Project Details

Description

One of the earliest-described hallmarks of cancer cells is an aberrant presentation of their genetic material. Genomic instability, defined as the ability of cancer cells to acquire genetic mutations with much higher frequency than normal cells, enables them to inactivate cellular mechanisms that would normally keep in check cell division and growth and became cancerous. Cells normally resist genetic instability by employing a number of mechanisms and pathways, collectively known as DNA repair, that constantly scan the DNA looking for lesions or mutations and quickly restore the original sequence when such an event is detected. The staggering array of DNA repair molecules that each cell is equipped with bears evidence of the important role that DNA repair has in suppressing tumorigenesis. Not surprisingly, DNA repair pathways are themselves the first targets of mutation in cancer cells. Like a snowball effect, once a DNA repair mechanism is inactivated by mutations, cells lose some of their ability to repair damage and more and more mutations accumulate, disabling further protection mechanisms until cellular transformation and cancer occurs. Indeed, almost all cancer types have been associated with mutations in DNA repair genes. In one of the best-known examples, inactivating mutations in BRCA1 and BRCA2 genes, involved in a DNA repair mechanism termed homologous recombination, have been shown to cause cancer in a staggering 70% of women carrying this mutation by promoting genomic instability.

Genomic instability can also occur because of exposure to environmental carcinogens. Radiation exposure is a well-known military risk factor. Radiation creates DNA damage, which, if incorrectly repaired, can lead to mutations, genomic instability, and carcinogenesis. In particular, radiation exposure results in increased incidence of leukemia.

Our laboratory has a long-standing interest in investigating such mechanisms that promote genomic stability and how they are important in inhibiting cancer formation. We recently identified a novel mechanism that regulates homologous recombination and genomic stability in human cells. We discovered a new protein, which we named PARI, which is able to regulate BRCA2 activity during DNA replication. We found that PARI promotes cancer by allowing cancer cells to efficiently remove DNA damage that spontaneously appears in cancer cells due to their increased metabolism and proliferation rates. In particular, we found that PARI is important for survival of leukemia cells, suggesting that drugs targeting PARI might be efficiently used in leukemia therapy. Here, we plan to study the detailed mechanism of how PARI promotes leukemia.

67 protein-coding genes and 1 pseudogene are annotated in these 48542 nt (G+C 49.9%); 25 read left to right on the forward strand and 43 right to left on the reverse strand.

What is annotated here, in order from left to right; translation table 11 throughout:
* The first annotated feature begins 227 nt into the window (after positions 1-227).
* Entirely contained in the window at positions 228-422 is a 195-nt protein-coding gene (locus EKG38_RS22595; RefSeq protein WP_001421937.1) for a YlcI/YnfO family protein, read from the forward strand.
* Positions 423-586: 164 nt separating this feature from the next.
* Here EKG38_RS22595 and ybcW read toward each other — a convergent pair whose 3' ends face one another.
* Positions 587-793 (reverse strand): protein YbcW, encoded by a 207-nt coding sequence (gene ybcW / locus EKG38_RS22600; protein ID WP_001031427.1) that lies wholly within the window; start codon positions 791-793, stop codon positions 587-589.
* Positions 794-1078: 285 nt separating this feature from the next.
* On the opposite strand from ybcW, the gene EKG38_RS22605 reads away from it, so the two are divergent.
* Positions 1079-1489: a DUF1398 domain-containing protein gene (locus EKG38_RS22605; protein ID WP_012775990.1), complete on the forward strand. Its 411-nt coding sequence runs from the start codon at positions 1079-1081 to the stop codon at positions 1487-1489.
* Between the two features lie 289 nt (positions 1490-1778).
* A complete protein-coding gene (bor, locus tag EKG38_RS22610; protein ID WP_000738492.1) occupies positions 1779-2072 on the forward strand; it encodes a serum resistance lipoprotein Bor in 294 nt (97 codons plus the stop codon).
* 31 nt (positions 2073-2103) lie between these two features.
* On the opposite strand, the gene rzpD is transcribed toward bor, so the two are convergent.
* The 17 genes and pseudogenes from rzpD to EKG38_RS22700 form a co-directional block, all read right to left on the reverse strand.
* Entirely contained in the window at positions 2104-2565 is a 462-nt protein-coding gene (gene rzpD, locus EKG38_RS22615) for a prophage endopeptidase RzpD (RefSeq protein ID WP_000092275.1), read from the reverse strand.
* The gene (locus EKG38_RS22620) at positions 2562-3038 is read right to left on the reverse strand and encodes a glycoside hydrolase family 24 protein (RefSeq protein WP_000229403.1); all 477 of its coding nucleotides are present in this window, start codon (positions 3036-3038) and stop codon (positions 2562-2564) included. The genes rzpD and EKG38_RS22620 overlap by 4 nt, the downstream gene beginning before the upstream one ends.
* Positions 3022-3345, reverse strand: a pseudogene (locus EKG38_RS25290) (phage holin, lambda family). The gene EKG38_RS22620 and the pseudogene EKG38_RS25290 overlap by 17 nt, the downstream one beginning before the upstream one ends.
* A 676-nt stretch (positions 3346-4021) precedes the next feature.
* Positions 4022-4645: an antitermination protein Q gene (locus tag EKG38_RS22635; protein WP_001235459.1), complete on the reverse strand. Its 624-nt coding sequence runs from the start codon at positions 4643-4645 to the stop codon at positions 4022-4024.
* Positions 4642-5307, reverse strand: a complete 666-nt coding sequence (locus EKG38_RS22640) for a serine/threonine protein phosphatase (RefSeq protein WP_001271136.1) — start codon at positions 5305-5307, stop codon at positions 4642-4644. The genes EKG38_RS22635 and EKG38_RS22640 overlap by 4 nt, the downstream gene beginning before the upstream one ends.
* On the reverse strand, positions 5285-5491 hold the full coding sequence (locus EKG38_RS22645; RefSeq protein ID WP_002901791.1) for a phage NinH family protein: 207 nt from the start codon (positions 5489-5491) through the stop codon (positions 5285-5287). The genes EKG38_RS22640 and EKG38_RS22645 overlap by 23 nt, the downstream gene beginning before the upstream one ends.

Our laboratory has already made substantial contributions to cancer research topic areas of cancer genetics and cancer related to radiation exposure by identifying cellular mechanisms that control DNA repair and are dysregulated in cancer. Successful completion of this study will allow us to demonstrate that PARI is universally employed by solid and blood cancer cells to promote increased proliferation and growth and thus put us at the forefront of cancer research. The research plan and the career development plan are carefully crafted to ensure that the most recent cancer research techniques are employed (next-generation sequencing, specialized repair assays, animal cancer models), that alternative hypothesis are considered, and that careful mentoring is in place to allow the overcome of any obstacles encountered during the proposed research.

In the long term, this research will allow us to obtain drugs that can protect against and treat leukemia. Thus, this research will help leukemia patients by providing them with novel therapies. This research will also study if PARI expression represents a novel biomarker that predicts the response of leukemia cells to currently available therapy. Thus, this research will allow a more rational use of available therapies. We believe that a direct patient impact would be achieved within a relatively short period of time, perhaps 3-5 years from the date our study is finished.

StatusFinished
Effective start/end date9/15/159/14/18

Funding

  • Congressionally Directed Medical Research Programs: $569,841.00

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